ERMAP is the fourth blood group protein belonging to the immunoglobulin superfamily, along with LU (ISBT 005),28 LW (ISBT 016),29 and OK (ISBT 024).30 As expected, the amino acids involved in the Sc1/Sc2 and Rd blood group polymorphisms occurred in an extracellular protein segment. The Gly at position 57 representative of the Sc1 antigen was rather inaccessible at the protein's surface, as shown by modeling of the immunoglobulin domain of ERMAP. However, the amino acid substitution in Sc2 was predicted to cause considerable displacement of the neighboring amino acids, which may explain its immunogenicity.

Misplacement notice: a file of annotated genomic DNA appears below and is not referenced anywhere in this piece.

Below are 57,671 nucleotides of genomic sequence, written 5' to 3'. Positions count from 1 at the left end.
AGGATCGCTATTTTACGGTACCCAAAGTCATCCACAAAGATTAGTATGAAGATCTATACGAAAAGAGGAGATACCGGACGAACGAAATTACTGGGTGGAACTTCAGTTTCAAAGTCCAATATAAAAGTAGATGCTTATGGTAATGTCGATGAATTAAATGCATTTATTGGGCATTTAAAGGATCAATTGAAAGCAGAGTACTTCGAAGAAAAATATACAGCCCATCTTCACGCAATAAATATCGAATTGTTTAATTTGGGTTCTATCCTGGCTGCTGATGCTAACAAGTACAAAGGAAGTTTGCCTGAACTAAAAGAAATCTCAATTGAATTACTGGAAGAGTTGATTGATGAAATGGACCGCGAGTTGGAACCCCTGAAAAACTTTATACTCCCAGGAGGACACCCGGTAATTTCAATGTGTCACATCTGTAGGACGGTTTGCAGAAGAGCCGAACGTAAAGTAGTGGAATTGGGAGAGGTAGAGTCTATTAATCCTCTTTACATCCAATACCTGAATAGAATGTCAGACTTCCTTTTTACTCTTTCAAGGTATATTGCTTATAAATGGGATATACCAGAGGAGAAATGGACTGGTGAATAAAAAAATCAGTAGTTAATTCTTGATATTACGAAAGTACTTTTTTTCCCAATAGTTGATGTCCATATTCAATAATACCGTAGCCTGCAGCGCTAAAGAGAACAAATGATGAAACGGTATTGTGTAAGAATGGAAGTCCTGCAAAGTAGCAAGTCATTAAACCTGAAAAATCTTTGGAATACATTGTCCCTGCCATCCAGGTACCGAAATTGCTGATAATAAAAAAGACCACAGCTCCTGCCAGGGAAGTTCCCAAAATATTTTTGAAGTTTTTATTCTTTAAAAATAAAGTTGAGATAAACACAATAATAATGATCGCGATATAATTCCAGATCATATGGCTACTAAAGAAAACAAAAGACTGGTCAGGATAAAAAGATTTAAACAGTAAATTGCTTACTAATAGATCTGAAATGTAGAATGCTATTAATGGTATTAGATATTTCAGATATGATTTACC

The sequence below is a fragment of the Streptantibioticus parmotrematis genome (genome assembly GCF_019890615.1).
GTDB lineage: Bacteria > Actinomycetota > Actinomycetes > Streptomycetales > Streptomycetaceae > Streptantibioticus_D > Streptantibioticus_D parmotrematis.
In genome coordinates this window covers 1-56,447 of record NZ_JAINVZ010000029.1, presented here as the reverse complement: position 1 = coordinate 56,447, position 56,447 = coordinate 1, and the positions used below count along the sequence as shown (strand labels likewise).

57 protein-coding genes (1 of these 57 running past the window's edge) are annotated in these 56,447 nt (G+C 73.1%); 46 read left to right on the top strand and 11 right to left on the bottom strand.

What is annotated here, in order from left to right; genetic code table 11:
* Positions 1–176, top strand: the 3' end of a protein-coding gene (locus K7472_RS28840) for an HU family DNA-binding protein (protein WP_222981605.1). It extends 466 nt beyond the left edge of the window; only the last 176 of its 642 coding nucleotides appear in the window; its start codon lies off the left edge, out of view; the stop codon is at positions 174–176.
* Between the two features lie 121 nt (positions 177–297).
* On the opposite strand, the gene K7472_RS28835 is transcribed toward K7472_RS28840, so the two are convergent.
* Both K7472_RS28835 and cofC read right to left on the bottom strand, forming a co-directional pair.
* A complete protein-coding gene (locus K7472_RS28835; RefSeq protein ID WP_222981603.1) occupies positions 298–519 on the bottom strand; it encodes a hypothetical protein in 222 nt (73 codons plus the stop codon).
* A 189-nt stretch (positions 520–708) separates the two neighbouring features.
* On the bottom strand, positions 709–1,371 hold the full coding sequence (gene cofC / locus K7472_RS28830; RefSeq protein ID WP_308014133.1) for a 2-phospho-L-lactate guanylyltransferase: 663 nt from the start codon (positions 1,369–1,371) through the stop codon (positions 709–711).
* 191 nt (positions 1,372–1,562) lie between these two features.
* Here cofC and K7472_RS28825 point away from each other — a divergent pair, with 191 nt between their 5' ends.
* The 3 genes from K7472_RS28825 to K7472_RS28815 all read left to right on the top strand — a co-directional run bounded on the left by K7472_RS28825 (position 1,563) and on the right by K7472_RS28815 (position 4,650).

A third amino acid polymorphism His26Tyr was frequent in our population. Because the 29 aminoterminal amino acids of ERMAP probably represented its signal peptide, this polymorphism was not expected to be part of the mature ERMAP protein. Accordingly, a correlation with a blood group antigen was neither expected nor established. Although the His26Tyr polymorphism was also observed in the ERMAP allele of the Sc:-1,-2,-3 proband, there was no indication that it prevented Sc1 expression: The His26Tyr substitution and the frameshift destroying the functional peptide sequence occurred in the same PCR product encompassing ERMAP exons 2 and 3, excluding the possibility that these 2 aberrations from the normal nucleotide sequence related to 2 different nonfunctional alleles. Furthermore, the frequent occurrence of a nonfunctional His26Tyr allele in the donor population would be incompatible with the known extreme rarity of Sc:-1,-2,-3 individuals.